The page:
Tuesday, May 18, 2010

Greensburg - More Than a College Town

Let me begin by saying I’m not the typical college student. I just haven’t had the average college experience. For one, I’m a transfer student. After graduating high school in 2006, I spent my first year of college at another institution, before transferring to Greensburg’s Seton Hill University in 2007. Once enrolled at SHU, I spent my first year commuting 35 minutes from Blairsville and then moved into an off-campus apartment in Greensburg.

Potentially, my less-than-average college experience could be something to lament over. Transferring, commuting and living off-campus have definitely posed barriers to the campus assimilation and friend-making processes. Slowly but surely, though, I overcame these barriers and carved my own college niche. In whatever euphemism you want to use, I’ve enjoyed dancing to my own tune, traveling my own path, building my own bridge – whatever – throughout my college years. And I think Greensburg played a large part in that experience.

Greensburg is a college town without being a “college town.” It is home to not only SHU, but to PITT at Greensburg and Triangle Tech, and Westmoreland County Community College is in nearby Youngwood. Given its proximity to so many schools, Greensburg has its fair share of college-friendly bars, restaurants, coffee shops, tanning salons and tattoo shops. These businesses certainly affirm Greensburg’s college identity, and moreover, they establish that identity an important, vital aspect of the City. But what I found refreshing as an nontraditional student is that Greensburg isn’t completely defined by these elements. The true heart and soul of the City, I think, extends beyond the college scene and incorporates the interests of several ages, backgrounds and walks-of-life.

In retrospect, I guess I’ve just been an nontraditional college kid living in an nontraditional college town – and it’s been a perfect match for me. But don’t get me wrong, there’s nothing wrong with the typical, average or traditional. In my college experience, though, things just haven’t gone that way.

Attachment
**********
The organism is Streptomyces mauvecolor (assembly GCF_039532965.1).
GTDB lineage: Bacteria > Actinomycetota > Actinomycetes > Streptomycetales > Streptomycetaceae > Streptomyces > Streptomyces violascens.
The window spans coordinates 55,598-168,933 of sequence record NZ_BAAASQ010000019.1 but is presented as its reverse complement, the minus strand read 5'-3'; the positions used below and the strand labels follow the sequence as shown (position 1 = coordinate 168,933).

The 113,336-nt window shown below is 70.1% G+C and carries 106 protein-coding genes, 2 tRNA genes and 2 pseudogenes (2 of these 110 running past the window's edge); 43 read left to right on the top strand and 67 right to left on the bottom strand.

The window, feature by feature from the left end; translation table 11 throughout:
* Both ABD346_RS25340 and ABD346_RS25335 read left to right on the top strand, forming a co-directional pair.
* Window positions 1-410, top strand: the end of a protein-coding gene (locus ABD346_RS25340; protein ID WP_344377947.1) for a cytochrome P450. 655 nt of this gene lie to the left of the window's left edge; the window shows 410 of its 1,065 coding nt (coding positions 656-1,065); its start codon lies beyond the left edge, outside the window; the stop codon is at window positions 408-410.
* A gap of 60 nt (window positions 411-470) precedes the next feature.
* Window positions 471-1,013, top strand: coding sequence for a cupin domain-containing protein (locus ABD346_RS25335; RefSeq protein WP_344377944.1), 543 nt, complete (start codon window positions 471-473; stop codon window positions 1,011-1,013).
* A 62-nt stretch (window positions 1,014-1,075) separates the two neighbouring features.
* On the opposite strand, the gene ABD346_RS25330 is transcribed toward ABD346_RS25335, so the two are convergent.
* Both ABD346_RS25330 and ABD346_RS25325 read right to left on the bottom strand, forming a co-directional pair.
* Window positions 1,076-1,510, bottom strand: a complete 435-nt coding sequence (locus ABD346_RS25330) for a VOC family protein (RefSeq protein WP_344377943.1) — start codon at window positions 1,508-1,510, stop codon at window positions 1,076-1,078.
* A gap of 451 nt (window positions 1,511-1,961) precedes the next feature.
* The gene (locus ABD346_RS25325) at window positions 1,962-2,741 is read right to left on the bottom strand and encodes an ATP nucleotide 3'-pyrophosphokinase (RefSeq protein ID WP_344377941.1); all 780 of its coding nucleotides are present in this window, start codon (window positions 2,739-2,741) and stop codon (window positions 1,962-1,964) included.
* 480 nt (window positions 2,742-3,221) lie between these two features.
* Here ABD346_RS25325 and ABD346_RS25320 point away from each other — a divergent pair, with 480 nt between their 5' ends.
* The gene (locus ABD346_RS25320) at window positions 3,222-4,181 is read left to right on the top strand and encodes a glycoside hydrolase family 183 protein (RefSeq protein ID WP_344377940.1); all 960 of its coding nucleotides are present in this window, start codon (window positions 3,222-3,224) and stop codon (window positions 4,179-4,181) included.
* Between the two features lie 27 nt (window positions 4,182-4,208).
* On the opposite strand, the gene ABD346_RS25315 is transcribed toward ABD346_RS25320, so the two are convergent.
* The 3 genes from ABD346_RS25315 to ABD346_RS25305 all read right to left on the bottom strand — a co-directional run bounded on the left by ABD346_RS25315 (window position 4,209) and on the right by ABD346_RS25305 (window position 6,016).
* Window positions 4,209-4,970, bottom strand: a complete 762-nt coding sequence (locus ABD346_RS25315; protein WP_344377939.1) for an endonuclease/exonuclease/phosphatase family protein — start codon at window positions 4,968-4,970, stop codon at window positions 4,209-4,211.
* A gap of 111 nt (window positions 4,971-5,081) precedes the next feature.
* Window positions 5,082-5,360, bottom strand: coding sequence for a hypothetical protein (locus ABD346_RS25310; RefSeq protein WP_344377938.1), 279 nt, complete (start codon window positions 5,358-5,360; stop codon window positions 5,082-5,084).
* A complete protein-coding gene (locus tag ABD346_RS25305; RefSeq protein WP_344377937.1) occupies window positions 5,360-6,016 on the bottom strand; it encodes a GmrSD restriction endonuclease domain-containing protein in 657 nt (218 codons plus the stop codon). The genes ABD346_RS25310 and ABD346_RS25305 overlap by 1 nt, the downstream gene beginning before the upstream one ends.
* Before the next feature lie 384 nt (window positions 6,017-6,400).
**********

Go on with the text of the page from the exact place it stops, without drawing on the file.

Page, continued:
Then again, what or who is really traditional or average? We’re all just people, all different, unique and definitely un-average in our own way. My time in Greensburg, at Seton Hill, has solidified that perspective in me. And ultimately, Greensburg’s inclusive, eclectic nature has not only helped me make the most of the past three years, it has given me a place to call home as a young adult.

Monday, May 3, 2010

Mother-Daughter Day in Greensburg

At 22, I find myself at a transitional stage with my mom. We’re almost to that point where I’m old enough for us to be friends, but I’m not quite old enough to have outgrown her authoritative, parental dynamic. Luckily, as a resident of Greensburg, I’m living in a city that’s diverse enough to bring us together for a night.

Recently, my mom and I got together for dinner and a show at the Palace Theatre. We caught the April 17th performance of Close Enough for Jazz, by the River City Brass Band. Jazz isn’t always my genre of choice, but I have been known to find WDUQ Jazz on my car radio from time to time (okay, actually it’s a programmed favorite). As for mom, she loves jazz. And although I may not be as devoted a fan as she, we both loved the show – it was phenomenal. The guest conductor – Steve Hawk, from Slippery Rock University – was amazing, a truly talented musician. He performed as well as conducted, and his line-up of tunes kept the pace of the show up-beat and entertaining, even participatory at points. The songs they played mixed traditional jazz with WWII era swing and big-band.

Before the show, we had dinner at one of Greensburg’s newest restaurants, One Eleven. Neither of us had been there before, but I had heard that reservations were a must. And now, after having dined there, I can see why. Both our meals were delicious. We each ordered fish specials, a grilled marlin for me and Sicilian tuna with pasta for mom. And we splurged a little too, each ordering the crab bisque, a glass of wine and a post-meal cup of coffee. Portions were more than generous, so if you try out One Eleven, be sure to come with an appetite and don’t forget your doggy bag!

After our meal, we enjoyed the short walk from the restaurant to the theatre. It was a little chilly, but a well-lit and pleasant walk, none-the-less. It had been only my second time to the Palace, and the quality of the show exceeded my expectations. Like my mom kept saying, it was a show worthy of Heinz Hall, for half the price!

So with Mother’s Day approaching this weekend, I hope everyone will consider treating mom to a day or night out in Greensburg!

P.S. – If you're in need of a gift, River City Brass is back at the Palace on Saturday, May 8 for Cirque du Brass Band!